Sure, it’s the development officer’s job to build strong relationships. We spend much of our time focused on bonding with donors, funders, and others. But that’s only half of the challenge. Rapport with colleagues can be just as important—and just as rewarding. The points noted below can help you stay successful, even under difficult conditions.
1. Stay positive. Remember, you are a friendly associate, genuine and authentic, but staff none the less. Gossiping, negativity or other unprofessional conduct will undermine your efforts. So will over-sharing on social media.
2. Be professional. Absolutely control those things you can like showing up on time and keeping the budget in order. You build trust through executing sound management practices every day. Much of our success depends on the voluntary and unpredictable actions of others so it is essential to maintain professionalism.
3. Manage expectations. This is done through careful planning and “casual” case discussions with your president and board. Constantly reinforce the principles and dynamics of the major gift process and how goals are set and met. Through rehearsals and coaching, minimize the personal risk to your internal solicitation partner and be transparent and accountable in your reporting of results. No conversation with a leader is ever really casual and should be seen as an opportunity to reinforce their perception of your values, ethics, and practices.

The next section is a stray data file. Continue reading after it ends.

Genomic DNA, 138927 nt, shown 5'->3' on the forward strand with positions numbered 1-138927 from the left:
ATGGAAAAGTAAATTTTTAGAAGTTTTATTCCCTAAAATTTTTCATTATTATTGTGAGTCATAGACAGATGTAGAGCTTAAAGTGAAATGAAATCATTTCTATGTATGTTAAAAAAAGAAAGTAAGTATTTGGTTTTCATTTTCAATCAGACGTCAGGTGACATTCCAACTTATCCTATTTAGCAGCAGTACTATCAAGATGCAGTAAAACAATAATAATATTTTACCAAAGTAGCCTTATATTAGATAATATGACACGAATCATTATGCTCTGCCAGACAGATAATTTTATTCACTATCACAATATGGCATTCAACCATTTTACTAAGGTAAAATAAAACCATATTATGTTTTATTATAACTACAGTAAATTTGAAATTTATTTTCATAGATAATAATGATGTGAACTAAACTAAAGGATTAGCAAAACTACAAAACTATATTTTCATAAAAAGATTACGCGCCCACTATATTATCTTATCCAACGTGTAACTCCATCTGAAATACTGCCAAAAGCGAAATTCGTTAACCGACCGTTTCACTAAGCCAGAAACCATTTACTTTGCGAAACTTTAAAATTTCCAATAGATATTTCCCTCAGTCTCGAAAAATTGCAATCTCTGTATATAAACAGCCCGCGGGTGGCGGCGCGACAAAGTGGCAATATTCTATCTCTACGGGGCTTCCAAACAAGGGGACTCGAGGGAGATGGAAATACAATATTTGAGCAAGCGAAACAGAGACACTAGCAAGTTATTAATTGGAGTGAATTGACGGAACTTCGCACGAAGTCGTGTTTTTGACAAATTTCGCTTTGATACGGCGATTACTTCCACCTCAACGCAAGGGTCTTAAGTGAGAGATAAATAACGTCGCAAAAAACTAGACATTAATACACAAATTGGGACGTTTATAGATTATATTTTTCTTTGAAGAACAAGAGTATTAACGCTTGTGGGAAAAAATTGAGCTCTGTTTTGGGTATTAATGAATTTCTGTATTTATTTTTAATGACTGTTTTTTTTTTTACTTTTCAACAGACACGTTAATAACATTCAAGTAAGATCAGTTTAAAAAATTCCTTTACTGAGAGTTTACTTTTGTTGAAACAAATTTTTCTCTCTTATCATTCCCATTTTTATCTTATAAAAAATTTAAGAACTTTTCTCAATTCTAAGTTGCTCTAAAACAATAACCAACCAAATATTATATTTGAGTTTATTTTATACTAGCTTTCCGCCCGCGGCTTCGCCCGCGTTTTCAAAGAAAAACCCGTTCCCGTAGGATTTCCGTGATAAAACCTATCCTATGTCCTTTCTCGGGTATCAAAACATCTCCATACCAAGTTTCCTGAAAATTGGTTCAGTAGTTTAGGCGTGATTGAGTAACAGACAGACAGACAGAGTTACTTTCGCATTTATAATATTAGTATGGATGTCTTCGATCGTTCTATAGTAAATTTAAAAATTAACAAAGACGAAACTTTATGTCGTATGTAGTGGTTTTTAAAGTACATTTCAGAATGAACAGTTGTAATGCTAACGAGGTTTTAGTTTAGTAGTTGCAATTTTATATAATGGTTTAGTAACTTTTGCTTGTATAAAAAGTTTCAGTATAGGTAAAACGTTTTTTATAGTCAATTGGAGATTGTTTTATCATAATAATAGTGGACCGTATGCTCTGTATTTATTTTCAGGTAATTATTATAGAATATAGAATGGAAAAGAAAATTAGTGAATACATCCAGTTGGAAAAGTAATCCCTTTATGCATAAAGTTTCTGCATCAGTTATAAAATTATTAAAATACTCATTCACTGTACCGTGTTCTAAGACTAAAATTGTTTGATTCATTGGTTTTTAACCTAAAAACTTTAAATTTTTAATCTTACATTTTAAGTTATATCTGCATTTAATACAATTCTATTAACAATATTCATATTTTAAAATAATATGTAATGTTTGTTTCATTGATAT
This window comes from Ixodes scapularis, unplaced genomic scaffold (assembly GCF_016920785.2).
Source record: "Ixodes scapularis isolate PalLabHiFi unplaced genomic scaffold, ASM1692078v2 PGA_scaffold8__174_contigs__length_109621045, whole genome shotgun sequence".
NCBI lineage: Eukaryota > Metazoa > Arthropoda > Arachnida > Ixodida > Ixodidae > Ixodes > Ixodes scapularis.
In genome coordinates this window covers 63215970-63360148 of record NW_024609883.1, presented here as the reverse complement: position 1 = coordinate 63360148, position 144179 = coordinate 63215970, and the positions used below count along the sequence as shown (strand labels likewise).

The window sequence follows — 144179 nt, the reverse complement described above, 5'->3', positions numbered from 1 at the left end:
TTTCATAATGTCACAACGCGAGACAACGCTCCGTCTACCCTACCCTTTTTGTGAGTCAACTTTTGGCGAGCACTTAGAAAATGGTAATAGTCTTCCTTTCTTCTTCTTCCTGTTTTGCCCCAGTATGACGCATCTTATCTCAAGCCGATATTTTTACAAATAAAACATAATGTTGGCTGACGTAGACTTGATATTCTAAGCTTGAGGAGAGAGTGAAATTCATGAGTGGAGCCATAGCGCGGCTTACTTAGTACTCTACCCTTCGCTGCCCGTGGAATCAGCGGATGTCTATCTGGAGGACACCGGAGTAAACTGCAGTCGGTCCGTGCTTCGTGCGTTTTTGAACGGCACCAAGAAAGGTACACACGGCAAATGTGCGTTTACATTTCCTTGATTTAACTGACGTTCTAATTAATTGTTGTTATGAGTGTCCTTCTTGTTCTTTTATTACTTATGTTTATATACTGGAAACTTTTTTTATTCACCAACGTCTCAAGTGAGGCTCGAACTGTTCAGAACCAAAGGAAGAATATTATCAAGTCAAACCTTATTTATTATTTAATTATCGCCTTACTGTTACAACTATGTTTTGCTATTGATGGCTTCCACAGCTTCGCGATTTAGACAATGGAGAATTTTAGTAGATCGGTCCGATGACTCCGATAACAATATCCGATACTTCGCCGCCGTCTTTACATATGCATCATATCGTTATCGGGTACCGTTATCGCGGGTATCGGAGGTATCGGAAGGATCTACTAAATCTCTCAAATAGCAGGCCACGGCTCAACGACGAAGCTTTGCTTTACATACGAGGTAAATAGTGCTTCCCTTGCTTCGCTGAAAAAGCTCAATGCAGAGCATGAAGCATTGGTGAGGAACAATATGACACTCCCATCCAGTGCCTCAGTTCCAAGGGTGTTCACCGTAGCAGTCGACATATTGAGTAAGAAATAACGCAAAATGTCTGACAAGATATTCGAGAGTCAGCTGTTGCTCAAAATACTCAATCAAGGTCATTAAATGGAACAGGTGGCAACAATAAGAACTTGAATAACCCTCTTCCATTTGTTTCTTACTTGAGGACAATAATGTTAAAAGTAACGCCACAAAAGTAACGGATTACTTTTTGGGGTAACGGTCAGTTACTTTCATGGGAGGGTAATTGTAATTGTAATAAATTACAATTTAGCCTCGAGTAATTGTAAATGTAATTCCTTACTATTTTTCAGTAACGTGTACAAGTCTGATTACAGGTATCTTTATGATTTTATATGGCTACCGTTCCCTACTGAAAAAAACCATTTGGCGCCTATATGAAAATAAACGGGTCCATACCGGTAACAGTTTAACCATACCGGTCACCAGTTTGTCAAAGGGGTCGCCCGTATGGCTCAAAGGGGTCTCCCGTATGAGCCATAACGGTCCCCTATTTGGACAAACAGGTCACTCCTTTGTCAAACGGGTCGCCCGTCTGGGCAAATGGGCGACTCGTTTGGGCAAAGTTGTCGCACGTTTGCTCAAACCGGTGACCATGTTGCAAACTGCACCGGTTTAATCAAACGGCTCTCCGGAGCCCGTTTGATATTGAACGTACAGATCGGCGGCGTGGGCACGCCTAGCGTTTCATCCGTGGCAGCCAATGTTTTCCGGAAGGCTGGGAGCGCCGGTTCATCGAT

4. Do your homework. It’s essential to know the organization that you are representing to donors. It will also earn the respect of your colleagues whose work you are representing. Knowledge is essential; passion has even greater rewards, as colleagues and volunteers notice your enthusiasm they’re more likely to join your cause.
5. Listen. Often, the ability to hear what’s being said is even more important than your ability to express yourself. When you are fully attentive, your audience will feel appreciated. It will enable you to get to the core of any issue in a way that offers the best opportunity for positive results.
These internal management techniques will help build trust with leaders, co-workers and volunteers. You’ll increase the likelihood of success, and you’ll find the process more rewarding.